The ownership by our executive officers and some of our directors of shares of common stock, options, or other equity awards of Harvard Bioscience may create, or may create the appearance of, conflicts of interest. Because of their current or former positions with Harvard Bioscience, certain of our executive officers, and some of our directors, own shares of Harvard Bioscience common stock, options to purchase shares of Harvard Bioscience common stock or other equity awards. The individual holdings of common stock, options to purchase common stock of Harvard Bioscience or our company or other equity awards, may be significant for some of these persons compared to such persons’ total assets. Ownership by our directors and officers, after our separation, of common stock or options to purchase common stock of Harvard Bioscience, or any other equity awards, creates, or, may create the appearance of, conflicts of interest when these directors and officers are faced with decisions that could have different implications for Harvard Bioscience than the decisions have for us. In addition, certain of our directors and executive officers will remain in service for or employed by both our company as well as Harvard Bioscience following any consummation of this offering. Our executive officers will remain employed by Harvard Bioscience until Harvard Bioscience completes its planned distribution of our common stock to its stockholders and certain of our directors are expected to remain on the board of directors of Harvard Bioscience following the planned distribution. The continued service or employment relationships at both companies creates, or, may create the appearance of, conflicts of interest when these directors or executive officers are faced with decisions that could have different implications for Harvard Bioscience than the decisions have for us.

Third parties may seek to hold us responsible for liabilities of Harvard Bioscience that we did not assume in our agreements.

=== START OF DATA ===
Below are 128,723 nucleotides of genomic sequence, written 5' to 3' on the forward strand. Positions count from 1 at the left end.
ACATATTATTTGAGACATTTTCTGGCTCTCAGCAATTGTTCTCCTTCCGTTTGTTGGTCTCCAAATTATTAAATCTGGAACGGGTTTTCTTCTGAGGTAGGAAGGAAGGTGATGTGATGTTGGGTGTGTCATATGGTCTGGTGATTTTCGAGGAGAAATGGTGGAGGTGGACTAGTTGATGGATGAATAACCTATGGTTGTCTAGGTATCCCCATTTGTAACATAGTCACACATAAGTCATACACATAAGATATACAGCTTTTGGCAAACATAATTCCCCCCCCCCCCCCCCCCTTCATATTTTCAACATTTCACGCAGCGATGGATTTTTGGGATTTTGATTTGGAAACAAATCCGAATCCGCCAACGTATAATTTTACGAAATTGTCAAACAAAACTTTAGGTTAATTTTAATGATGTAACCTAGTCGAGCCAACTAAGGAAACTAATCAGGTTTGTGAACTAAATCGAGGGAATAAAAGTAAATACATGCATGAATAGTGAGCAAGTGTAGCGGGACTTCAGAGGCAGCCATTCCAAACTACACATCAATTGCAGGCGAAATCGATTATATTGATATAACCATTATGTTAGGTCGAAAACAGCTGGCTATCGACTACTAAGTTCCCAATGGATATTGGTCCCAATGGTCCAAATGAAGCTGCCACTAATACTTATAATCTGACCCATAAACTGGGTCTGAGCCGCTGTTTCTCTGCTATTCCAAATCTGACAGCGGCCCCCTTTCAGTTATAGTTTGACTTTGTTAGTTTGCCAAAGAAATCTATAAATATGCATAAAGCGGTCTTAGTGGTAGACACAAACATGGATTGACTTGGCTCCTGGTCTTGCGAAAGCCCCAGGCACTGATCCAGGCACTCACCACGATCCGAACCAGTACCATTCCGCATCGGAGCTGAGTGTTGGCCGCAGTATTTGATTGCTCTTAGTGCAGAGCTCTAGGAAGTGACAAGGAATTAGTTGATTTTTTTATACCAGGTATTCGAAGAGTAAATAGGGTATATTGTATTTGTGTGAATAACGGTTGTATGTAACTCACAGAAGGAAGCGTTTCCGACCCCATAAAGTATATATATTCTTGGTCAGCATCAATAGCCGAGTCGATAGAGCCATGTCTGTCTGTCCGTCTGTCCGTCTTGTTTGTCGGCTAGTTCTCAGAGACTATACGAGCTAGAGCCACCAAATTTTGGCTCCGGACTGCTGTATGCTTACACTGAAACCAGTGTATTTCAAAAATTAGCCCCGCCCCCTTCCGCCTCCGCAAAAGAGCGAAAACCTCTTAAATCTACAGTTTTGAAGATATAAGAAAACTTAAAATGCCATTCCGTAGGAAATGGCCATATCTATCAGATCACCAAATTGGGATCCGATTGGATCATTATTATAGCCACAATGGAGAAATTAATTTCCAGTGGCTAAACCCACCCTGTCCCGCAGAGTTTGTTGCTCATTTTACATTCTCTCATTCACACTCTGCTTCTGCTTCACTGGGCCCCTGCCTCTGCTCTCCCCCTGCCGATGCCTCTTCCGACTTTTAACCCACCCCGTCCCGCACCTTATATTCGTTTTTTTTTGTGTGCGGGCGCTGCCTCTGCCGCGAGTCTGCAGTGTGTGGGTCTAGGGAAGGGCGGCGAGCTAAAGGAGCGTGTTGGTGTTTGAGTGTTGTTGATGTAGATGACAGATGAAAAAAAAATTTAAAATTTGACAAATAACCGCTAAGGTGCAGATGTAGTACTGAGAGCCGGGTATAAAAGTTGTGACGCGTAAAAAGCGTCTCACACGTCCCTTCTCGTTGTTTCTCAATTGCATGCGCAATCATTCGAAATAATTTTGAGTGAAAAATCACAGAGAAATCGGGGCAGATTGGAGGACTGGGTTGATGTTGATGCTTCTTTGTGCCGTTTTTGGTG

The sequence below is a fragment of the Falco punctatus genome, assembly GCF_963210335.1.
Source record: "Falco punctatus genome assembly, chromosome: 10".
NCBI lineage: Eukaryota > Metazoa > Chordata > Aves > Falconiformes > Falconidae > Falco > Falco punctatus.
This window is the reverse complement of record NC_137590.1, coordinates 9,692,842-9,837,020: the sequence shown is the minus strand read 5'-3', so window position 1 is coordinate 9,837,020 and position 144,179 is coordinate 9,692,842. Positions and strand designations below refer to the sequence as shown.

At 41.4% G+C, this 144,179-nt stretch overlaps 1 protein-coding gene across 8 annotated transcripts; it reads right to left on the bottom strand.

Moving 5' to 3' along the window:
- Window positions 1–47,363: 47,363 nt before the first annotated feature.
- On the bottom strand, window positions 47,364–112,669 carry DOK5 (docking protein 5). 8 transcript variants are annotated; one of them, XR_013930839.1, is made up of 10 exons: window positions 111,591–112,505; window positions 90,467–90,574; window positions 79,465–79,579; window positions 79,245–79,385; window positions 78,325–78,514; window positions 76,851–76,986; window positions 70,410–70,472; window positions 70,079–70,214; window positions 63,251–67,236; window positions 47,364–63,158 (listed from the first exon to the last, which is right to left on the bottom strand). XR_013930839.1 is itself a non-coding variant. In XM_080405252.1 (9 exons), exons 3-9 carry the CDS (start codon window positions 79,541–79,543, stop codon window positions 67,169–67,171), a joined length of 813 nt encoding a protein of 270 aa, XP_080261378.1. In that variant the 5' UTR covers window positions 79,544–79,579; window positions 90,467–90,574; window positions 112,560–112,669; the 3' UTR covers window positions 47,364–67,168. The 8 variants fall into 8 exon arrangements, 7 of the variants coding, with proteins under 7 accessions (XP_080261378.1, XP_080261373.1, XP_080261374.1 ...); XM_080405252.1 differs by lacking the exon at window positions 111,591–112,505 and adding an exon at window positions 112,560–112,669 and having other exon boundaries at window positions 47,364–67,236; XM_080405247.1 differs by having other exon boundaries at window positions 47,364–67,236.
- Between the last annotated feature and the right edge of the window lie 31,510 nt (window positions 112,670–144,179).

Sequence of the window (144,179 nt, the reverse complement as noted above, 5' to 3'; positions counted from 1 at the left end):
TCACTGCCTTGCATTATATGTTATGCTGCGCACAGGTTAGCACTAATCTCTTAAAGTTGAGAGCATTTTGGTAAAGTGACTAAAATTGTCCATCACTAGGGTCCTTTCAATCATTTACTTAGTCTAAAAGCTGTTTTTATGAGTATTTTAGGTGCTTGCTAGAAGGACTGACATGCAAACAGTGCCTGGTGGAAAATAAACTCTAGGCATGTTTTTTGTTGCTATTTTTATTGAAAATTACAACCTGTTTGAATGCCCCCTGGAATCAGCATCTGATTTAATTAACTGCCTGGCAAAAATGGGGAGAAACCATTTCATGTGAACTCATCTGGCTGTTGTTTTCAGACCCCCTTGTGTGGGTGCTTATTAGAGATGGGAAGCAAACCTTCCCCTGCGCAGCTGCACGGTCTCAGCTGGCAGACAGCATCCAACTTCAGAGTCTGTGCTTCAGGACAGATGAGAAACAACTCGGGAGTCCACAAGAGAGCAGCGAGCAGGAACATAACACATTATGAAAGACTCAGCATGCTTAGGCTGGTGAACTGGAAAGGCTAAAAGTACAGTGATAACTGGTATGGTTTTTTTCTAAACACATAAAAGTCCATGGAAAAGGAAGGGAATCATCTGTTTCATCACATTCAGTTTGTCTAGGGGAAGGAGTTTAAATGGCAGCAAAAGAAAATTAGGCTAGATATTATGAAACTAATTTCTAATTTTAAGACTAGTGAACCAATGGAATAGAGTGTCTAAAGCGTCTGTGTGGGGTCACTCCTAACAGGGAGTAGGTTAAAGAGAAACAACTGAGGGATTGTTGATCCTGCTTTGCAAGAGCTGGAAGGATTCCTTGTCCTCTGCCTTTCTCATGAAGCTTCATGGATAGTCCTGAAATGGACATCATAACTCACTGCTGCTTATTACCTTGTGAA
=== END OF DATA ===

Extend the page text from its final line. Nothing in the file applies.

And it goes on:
In connection with our separation from Harvard Bioscience, Harvard Bioscience has generally agreed to retain all liabilities that did not historically arise from our business. Third parties may seek to hold us responsible for Harvard Bioscience’s retained liabilities. Under our agreements with Harvard Bioscience, Harvard Bioscience has agreed to indemnify us for claims and losses relating to these retained liabilities. However, if those liabilities are significant and we are ultimately liable for them, we cannot assure you that we will be able to recover the full amount of our losses from Harvard Bioscience.

Any disputes that arise between us and Harvard Bioscience with respect to our past and ongoing relationships could harm our business operations.

Disputes may arise between Harvard Bioscience and us in a number of areas relating to our past and ongoing relationships, including:

intellectual property, technology and business matters, including failure to make required technology transfers and failure to comply with non-compete provisions applicable to Harvard Bioscience and us;
labor, tax, employee benefit, indemnification and other matters arising from our separation from Harvard Bioscience;
distribution and supply obligations;
employee retention and recruiting;
business combinations involving us;
sales or distributions by Harvard Bioscience of all or any portion of its ownership interest in us;
the nature, quality and pricing of transitional services Harvard Bioscience has agreed to provide us; and
business opportunities that may be attractive to both Harvard Bioscience and us.

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We may not be able to resolve any potential conflicts, and even if we do, the resolution may be less favorable than if we were dealing with an unaffiliated party.

The agreements we have entered into with Harvard Bioscience may be amended upon agreement between the parties. While we are controlled by Harvard Bioscience, Harvard Bioscience may be able to require us to agree to amendments to these agreements that may be less favorable to us than the original terms of the agreements.

Risks Relating To Our Common Stock

There is no existing market for our common stock and a trading market that will provide you with adequate liquidity may not develop for our common stock.

There is currently no public market for our common stock. We cannot predict the extent to which investor interest in our company will lead to the development of a trading market in our common stock, or how liquid that market might be. If an active market does not develop, you may have difficulty selling your shares of our common stock. The initial public offering price of our common stock will be determined by the negotiations between us and the representatives of the underwriters and may not be indicative of prices that will prevail in the open market following the completion of this offering.

Our revenues, operating results and cash flows may fluctuate in future periods and we may fail to meet investor expectations, which may cause the price of our common stock to decline.